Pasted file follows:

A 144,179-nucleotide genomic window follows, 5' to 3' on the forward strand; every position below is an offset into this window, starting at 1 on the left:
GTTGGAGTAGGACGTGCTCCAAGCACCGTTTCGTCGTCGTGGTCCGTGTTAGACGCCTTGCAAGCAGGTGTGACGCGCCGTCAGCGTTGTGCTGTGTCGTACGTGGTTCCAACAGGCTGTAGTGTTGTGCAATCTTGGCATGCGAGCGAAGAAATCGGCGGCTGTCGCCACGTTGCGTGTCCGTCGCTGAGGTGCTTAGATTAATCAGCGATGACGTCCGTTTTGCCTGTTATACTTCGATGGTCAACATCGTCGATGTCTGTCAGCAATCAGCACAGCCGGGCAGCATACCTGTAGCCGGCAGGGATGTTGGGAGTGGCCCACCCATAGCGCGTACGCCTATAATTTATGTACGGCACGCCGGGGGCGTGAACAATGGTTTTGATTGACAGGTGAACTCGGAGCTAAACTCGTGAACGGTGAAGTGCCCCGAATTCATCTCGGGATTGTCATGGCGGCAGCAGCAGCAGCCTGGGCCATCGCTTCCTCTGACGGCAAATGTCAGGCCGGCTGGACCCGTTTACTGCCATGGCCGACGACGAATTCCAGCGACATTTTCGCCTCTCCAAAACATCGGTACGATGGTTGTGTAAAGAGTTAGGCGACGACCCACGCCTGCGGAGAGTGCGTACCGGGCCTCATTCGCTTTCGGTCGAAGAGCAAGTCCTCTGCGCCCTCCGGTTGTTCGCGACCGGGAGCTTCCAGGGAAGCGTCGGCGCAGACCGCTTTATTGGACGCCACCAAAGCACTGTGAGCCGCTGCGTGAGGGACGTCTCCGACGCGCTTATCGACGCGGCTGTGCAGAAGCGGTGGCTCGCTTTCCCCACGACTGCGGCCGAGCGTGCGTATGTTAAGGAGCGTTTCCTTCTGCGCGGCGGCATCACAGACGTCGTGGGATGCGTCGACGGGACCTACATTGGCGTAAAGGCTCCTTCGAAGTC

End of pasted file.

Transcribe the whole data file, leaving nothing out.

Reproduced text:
A 144,179-nucleotide genomic window follows, 5' to 3' on the forward strand; every position below is an offset into this window, starting at 1 on the left:
GTTGGAGTAGGACGTGCTCCAAGCACCGTTTCGTCGTCGTGGTCCGTGTTAGACGCCTTGCAAGCAGGTGTGACGCGCCGTCAGCGTTGTGCTGTGTCGTACGTGGTTCCAACAGGCTGTAGTGTTGTGCAATCTTGGCATGCGAGCGAAGAAATCGGCGGCTGTCGCCACGTTGCGTGTCCGTCGCTGAGGTGCTTAGATTAATCAGCGATGACGTCCGTTTTGCCTGTTATACTTCGATGGTCAACATCGTCGATGTCTGTCAGCAATCAGCACAGCCGGGCAGCATACCTGTAGCCGGCAGGGATGTTGGGAGTGGCCCACCCATAGCGCGTACGCCTATAATTTATGTACGGCACGCCGGGGGCGTGAACAATGGTTTTGATTGACAGGTGAACTCGGAGCTAAACTCGTGAACGGTGAAGTGCCCCGAATTCATCTCGGGATTGTCATGGCGGCAGCAGCAGCAGCCTGGGCCATCGCTTCCTCTGACGGCAAATGTCAGGCCGGCTGGACCCGTTTACTGCCATGGCCGACGACGAATTCCAGCGACATTTTCGCCTCTCCAAAACATCGGTACGATGGTTGTGTAAAGAGTTAGGCGACGACCCACGCCTGCGGAGAGTGCGTACCGGGCCTCATTCGCTTTCGGTCGAAGAGCAAGTCCTCTGCGCCCTCCGGTTGTTCGCGACCGGGAGCTTCCAGGGAAGCGTCGGCGCAGACCGCTTTATTGGACGCCACCAAAGCACTGTGAGCCGCTGCGTGAGGGACGTCTCCGACGCGCTTATCGACGCGGCTGTGCAGAAGCGGTGGCTCGCTTTCCCCACGACTGCGGCCGAGCGTGCGTATGTTAAGGAGCGTTTCCTTCTGCGCGGCGGCATCACAGACGTCGTGGGATGCGTCGACGGGACCTACATTGGCGTAAAGGCTCCTTCGAAGTC